On March 21, 1960, 69 people were gunned down during a peaceful protest at Sharpeville against the pass laws. File picture: Independent Media Archives
A wise man can teach you ways of wisdom. A strong man can teach you how to rely on your inner strength. A rich man can teach you how to invest your money. A good leader can teach you how to follow your dreams. A good human rights activist can teach you your rights, but no one can ever teach you to stand up against what's wrong. No one can teach you to oppose what he had agreed with. The people of Sharpeville had no rights, only a wrong and brutal apartheid system. 

Their agony inspired bravery, and awakened warriors within them. I quote Martin Luther King "If you can't fly then run; if you can't run then walk; if you can't walk then crawl, but whatever you do you have to keep moving forward." 

They knew deep in their hearts that they have to keep moving. Once the desire for change is greater than the fear, then change is at the doorpost. What happened in Sharpeville shouldn't be only in our history as a nation. However, it should also inspire every generation to play their role in making our motherland a better place. 

"I don't want to fly because it reminds me of the bullets that were flying in Sharpeville. The bullets were flying to people and the people were flying from the bullets. I don't want to walk because they walked peacefully but it took away their lives. I don't want to crawl because it reminds me of many who crawled wounded. I want to run because life is a race. We are in a race for equality, genuine reconciliation, justice, and accountability."

We owe it to ourselves and those who died for our freedom to continue with the struggle. We don't want to be heroes we just want to do the right thing. To ensure we give the very same gift we inherited to the next generation. The gift of prosperity, stability and security. What will be the impact of rights if the system is still wrong? 

I relate to what President Mandela meant when he said; "During my lifetime I have dedicated myself to this struggle of the African people. I have fought against white domination, and I have fought against black domination. I have cherished the ideal of a democratic and free society in which all persons live together in harmony and with equal opportunities. It is an ideal which I hope to live for and to achieve. But if needs be it is an ideal for which I am prepared to die."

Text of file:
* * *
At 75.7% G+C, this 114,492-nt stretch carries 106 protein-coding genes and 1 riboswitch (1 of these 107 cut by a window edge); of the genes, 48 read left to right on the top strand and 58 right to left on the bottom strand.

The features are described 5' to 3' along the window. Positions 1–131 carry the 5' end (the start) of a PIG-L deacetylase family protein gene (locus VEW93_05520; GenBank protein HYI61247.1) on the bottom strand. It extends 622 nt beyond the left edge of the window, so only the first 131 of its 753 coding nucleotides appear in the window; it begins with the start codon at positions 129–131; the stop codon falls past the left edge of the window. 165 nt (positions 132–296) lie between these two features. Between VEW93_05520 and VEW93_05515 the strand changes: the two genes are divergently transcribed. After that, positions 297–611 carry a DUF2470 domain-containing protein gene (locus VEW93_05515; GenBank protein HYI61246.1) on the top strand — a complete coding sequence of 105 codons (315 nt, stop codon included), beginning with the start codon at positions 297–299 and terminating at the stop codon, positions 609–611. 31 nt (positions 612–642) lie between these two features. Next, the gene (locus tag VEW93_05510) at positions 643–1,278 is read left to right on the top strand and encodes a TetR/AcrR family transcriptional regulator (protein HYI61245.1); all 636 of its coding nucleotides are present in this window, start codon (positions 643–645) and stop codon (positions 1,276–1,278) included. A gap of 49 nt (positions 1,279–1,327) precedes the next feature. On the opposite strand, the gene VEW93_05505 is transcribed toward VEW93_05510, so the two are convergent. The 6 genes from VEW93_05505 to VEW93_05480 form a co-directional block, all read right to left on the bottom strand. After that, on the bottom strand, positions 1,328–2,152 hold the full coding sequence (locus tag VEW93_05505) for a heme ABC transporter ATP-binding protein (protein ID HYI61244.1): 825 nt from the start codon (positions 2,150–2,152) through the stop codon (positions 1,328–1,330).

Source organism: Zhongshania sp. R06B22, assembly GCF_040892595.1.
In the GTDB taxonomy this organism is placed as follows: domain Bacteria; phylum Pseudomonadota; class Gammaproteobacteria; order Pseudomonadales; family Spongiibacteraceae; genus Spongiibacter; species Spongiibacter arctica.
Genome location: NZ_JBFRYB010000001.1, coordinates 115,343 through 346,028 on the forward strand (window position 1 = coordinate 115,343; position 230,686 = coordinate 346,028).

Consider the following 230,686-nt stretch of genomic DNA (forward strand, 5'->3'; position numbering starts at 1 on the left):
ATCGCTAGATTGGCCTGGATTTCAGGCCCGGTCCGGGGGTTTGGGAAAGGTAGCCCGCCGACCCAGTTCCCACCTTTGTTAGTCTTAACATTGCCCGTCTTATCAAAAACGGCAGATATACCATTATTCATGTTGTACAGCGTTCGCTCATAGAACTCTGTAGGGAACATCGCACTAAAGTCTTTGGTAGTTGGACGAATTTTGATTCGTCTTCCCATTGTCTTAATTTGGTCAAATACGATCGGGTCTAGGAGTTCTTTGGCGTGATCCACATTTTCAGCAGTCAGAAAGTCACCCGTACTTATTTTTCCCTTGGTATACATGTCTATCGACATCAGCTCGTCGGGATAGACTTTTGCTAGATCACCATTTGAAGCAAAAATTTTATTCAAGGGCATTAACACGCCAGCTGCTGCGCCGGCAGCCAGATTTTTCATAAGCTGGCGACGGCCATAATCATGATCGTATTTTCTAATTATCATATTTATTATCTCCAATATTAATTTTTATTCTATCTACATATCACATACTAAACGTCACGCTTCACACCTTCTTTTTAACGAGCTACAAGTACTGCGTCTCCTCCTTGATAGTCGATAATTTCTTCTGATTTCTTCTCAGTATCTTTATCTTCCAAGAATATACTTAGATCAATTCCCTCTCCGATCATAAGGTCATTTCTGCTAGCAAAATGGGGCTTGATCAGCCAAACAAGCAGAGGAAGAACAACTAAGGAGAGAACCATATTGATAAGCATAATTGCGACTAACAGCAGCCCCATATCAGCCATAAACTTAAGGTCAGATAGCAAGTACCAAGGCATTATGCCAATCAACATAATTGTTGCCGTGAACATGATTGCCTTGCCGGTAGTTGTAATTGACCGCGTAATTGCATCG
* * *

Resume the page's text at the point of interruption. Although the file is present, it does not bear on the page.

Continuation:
South Africa is a blessed and beautiful nation, and we have a rich heritage. A heritage that we should teach and learn from. We must never forget where we come from. At the same time we shouldn't allow the past to define our future. 

Our nation deserves a decent dialogue that will lead us to realisation, accountability and genuine reconciliation. "Sometimes a bitter past is there to give us a better future." We need leaders who will use the past to improve and unite us, not to divide us. Leaders who will bring forth solutions that are equal to the problems we have. 

"Because leadership is not a career, but it's a calling that comes with great responsibilities." 

Let us make sure we never forget the selfless efforts and sacrifices that the people of Sharpeville made for our priceless freedom. I am humbly and kindly requesting all South Africans despite the; race, gender, religion, and status, to light a white candle  on 21 March at 21:00 for an hour (the hour of hope). And to pray for surviving families of Sharpeville victims, and a forgiving spirit and progressive nation. 

I thank you! 

* Shikobela is a minister at Holy Faith Family Church, a motivational speaker, a business director, and an aspiring social consciousness author, who just finished penning his first book titled Invisible Victories. He is in the process of registering a new political party named Voice of the Nation (VN).

** The views expressed here are not necessarily those of Independent Media.